Wednesday, November 23, 2011

DEA Overreach? A Regulatory Takings Case

An 88 year old man, a retired metallurgist who runs a small business with his 85 year old girl friend is being forced out of business because he makes iodine crystals to purify water. The Drug Enforcement Agency is requiring Bob Wallace implement expensive security measures for his business (run out of his garage) because the product he makes has shown up in some meth labs. Reason Magazine cites the DEA: Methamphetamine is an insidious drug that causes enormous collateral damage," wrote Barbara Carreno, a DEA spokeswoman. "If Mr. Wallace is no longer in business he has perhaps become part of that collateral damage, for it was not a result of DEA regulations, but rather the selfish actions of criminal opportunists. Individuals that readily sacrifice human lives for money.
OK, but is Mr. Wallace one of those criminal opportunists who sacrifice human lives for money? Nope, he makes and sells a product that has non-criminal uses.

Perhaps an analogy would make this stupidity a little clearer. A lawn and garden center sells fertilizers of varying sorts, all for legal purposes, such as making tomato plants grow better or make my lawn a little greener. But if some marijuana grower comes in to buy a couple bags of fertilizer to help grow his pot plants, that doesn't make the lawn and garden center culpable.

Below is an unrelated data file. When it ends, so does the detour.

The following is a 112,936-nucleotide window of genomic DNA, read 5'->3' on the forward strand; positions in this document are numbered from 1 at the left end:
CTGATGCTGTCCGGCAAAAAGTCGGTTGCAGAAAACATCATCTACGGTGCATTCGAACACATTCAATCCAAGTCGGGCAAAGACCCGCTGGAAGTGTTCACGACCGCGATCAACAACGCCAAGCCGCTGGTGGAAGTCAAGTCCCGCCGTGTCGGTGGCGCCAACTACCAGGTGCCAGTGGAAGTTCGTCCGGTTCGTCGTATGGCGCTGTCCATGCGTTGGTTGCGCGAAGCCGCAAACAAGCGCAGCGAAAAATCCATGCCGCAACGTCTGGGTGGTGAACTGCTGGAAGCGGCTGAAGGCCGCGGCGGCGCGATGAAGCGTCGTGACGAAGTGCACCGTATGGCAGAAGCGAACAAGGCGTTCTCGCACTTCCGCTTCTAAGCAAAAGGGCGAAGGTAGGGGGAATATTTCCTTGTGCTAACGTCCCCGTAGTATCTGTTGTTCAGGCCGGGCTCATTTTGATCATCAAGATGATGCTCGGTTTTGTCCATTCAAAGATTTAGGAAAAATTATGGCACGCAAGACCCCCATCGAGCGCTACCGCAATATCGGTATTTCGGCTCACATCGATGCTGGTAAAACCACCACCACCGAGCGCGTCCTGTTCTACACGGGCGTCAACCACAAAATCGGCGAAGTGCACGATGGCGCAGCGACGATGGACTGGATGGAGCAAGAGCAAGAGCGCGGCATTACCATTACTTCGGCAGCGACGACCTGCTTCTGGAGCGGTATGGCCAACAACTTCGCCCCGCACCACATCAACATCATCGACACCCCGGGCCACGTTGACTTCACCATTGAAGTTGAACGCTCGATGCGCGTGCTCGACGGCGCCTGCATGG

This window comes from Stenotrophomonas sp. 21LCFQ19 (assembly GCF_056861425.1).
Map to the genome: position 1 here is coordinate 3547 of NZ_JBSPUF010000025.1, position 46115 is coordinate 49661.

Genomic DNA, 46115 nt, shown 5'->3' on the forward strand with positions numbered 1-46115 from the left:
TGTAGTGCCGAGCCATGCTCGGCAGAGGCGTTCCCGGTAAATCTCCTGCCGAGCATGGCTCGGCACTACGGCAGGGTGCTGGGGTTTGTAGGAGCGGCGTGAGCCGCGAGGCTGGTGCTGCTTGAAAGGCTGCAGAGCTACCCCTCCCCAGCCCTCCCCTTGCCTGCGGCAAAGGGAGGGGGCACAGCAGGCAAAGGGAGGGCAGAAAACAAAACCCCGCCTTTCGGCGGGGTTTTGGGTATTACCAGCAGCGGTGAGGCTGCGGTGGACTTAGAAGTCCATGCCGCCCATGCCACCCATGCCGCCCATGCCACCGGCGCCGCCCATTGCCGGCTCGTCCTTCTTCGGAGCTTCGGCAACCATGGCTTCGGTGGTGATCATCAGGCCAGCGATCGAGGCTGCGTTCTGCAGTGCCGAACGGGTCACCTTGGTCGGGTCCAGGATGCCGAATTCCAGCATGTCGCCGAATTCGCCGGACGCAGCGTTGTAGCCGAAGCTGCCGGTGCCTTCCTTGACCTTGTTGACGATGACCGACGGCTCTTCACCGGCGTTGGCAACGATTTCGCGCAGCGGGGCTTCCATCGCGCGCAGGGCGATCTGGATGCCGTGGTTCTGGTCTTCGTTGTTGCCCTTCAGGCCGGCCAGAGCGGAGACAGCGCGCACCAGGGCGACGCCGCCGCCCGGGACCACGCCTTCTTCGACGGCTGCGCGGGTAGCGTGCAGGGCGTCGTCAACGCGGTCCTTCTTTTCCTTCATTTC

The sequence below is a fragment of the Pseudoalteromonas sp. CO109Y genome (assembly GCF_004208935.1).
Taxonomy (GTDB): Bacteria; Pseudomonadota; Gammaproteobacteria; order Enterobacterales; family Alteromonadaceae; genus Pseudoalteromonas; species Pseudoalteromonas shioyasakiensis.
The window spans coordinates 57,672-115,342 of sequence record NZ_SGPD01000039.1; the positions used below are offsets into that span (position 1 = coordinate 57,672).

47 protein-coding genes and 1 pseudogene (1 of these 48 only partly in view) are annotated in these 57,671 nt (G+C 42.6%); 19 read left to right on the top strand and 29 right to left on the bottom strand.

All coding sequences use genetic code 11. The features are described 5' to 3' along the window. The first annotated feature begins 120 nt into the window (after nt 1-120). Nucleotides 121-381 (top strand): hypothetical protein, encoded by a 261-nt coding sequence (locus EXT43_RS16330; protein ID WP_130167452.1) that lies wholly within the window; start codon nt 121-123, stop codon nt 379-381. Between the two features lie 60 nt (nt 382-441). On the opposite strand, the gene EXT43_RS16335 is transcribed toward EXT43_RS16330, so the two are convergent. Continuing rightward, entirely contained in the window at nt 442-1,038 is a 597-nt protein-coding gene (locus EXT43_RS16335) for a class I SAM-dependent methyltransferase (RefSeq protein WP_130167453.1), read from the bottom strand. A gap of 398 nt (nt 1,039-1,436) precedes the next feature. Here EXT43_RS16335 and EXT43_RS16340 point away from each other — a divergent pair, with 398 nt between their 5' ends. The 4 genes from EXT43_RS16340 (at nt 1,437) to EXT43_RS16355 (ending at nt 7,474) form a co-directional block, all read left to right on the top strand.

Of maybe something a little different. A licensed gun owning man comes into a gun shop and buys a box of ammunition for his hunting rifle. That is a legal purchase and the gun shop is make a legal sale. The licensed gun owning man then goes out a kills another human being by accident (in a hunting accident). The law does not hold the gun shop liable for selling ammunition.

So if some meth maker buys some of Wallaces crystals to make meth--how is Wallace responsible? What Wallace sells is legal and the state has not proven that Wallace is guilty of anything. But Wallace is "collateral damage" to the DEA.

No, what has happened is that the DEA's requirement that Wallace implement security measures that are prohibitive in cost in comparison to the size of Wallace's business has amounted to a regulatory taking of Wallace's business.

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